Reprinted from Palestine Chronicle
Ban Ki-moon's second term as UN secretary-general is ending this December, he was the most ideal man for the job as far as the United States and its allies are concerned.
Of course, there will always be other Ban Ki-moons. In fact, the man himself was a modified version of his predecessor, Kofi Annan.
The unspoken but unmistakable rule about UN secretary-generals is that they must come across as affable enough so as not to be the cause of international controversies, but also flexible enough to accommodate the US' disproportionate influence over the United Nations, particularly the Security Council.
At the end of their terms, the "success" or "failure" of these secretaries has been largely determined by their willingness to play by the aforementioned rule: Boutros Boutros-Ghali had his fallout with the US, as did Kurt Waldheim. But both Annan and Ban learned their lessons well and followed the script to the end of their terms.
It would be utterly unfair to pin the blame for the UN's unmitigated failure to solve world conflicts or obtain any real global achievement on a single individual. But Ban was particularly "good" at this job. It would be quite a challenge to produce another with his exact qualities.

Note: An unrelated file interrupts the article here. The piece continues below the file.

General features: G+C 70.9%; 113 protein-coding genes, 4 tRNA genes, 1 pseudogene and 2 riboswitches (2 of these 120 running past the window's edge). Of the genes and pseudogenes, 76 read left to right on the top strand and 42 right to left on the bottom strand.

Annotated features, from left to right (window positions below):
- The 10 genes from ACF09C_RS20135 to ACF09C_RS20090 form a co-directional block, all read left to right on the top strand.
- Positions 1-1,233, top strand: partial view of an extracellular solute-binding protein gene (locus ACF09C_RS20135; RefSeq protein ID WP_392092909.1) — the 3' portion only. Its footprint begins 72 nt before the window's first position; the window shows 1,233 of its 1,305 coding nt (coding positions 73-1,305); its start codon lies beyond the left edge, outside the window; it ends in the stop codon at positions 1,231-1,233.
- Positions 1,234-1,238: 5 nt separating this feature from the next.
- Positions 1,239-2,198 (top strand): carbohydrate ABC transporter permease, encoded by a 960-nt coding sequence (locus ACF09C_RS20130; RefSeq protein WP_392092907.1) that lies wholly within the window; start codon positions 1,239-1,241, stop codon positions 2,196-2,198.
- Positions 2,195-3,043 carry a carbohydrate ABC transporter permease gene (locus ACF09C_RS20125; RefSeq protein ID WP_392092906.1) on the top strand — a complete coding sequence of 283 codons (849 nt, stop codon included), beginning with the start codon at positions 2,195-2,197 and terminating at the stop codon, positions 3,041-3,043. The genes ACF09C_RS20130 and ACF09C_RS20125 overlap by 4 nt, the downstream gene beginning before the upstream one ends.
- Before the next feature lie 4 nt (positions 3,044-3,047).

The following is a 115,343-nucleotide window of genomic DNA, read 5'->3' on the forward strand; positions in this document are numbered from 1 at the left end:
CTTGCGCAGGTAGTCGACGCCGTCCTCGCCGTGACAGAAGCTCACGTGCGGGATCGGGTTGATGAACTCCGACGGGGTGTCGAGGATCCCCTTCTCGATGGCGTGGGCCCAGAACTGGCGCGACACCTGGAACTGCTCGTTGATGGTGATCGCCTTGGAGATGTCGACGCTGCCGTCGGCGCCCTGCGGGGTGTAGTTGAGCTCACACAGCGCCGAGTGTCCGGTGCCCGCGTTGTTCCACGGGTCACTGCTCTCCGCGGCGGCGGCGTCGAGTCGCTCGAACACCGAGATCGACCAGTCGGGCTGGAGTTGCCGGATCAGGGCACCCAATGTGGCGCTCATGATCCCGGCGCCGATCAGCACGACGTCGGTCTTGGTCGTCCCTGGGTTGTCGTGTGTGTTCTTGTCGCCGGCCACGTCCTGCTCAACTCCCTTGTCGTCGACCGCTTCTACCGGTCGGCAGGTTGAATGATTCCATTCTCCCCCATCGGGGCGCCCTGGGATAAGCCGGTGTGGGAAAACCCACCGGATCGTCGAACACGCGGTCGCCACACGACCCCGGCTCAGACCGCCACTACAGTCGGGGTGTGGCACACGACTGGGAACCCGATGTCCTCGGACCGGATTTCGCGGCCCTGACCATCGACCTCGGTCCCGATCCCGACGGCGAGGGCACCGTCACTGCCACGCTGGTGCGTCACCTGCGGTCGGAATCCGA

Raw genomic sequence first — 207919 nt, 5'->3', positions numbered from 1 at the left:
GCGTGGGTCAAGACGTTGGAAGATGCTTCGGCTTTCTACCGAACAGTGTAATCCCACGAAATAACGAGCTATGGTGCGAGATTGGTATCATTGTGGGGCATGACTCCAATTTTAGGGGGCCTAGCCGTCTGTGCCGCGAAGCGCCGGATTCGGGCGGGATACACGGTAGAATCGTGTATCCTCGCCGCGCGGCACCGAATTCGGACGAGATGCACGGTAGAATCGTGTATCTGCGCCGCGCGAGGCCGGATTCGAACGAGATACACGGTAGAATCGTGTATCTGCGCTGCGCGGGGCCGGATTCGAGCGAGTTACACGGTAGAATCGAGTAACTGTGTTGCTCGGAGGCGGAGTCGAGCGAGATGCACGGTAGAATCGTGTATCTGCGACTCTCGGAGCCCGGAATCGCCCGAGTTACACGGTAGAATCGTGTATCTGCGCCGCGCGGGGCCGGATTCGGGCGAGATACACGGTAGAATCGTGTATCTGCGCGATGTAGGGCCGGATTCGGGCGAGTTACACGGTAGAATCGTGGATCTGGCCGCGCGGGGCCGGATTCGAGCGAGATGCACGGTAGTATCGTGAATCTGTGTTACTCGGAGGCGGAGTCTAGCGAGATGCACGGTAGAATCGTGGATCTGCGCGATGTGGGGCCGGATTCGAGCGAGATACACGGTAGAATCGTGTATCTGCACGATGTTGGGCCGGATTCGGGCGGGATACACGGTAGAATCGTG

His admonishment of Israel, for example, can come across as strong-worded and makes for a good media quote, yet his inaction to confront Israel's illegal violations of numerous resolutions passed by the very UN he headed, is unmatched.
Even his purportedly strong words of censure were often cleverly coded, which, ultimately, meant very little.
When Israel carried out its longest and most devastating war on Gaza in the summer of 2014, a large number of international law experts and civil society organizations signed a letter accusing the UN chief of failing to clearly condemn Israel's unlawful action in the Occupied Territories, its targeting of civilian homes and even the bombing of UN facilities which killed and wounded hundreds.
The signatories included former UN Special Rapporteur Richard Falk who, along with the others, called on Ban to either stand for justice or resign. He did neither.
The signatories criticized him, specifically, about the Israeli shelling of a school managed by the UN agency for Palestinian refugees (UNRWA), in which ten civilians were killed.
In his "condemnation" of the Israeli attack, Ban even failed to mention Israel by name as the attacker, and called on "both parties" to provide protection for Palestinian civilians and UN staff.
"Your statements have been either misleading, because they endorse and further Israeli false versions of facts, or contrary to the provisions established by international law and to the interests of its defenders, or because your words justify Israel's violations and crimes," they wrote.
And they were right. This is Ban Ki-Moon's signature policy -- his ability to sidestep having to criticize Israel so cleverly (and, of course, the US and others) when that criticism could have, when needed most, at least given a pause to those who violate international law at will.
Considering this, many have perceived Ban's farewell speech at the 71st session of the UN General Assembly on 15 September as a departure from his old reserved self. It was understood that it was the end of his term and he was ready to show some backbone, however belatedly. Sadly, this was not the case.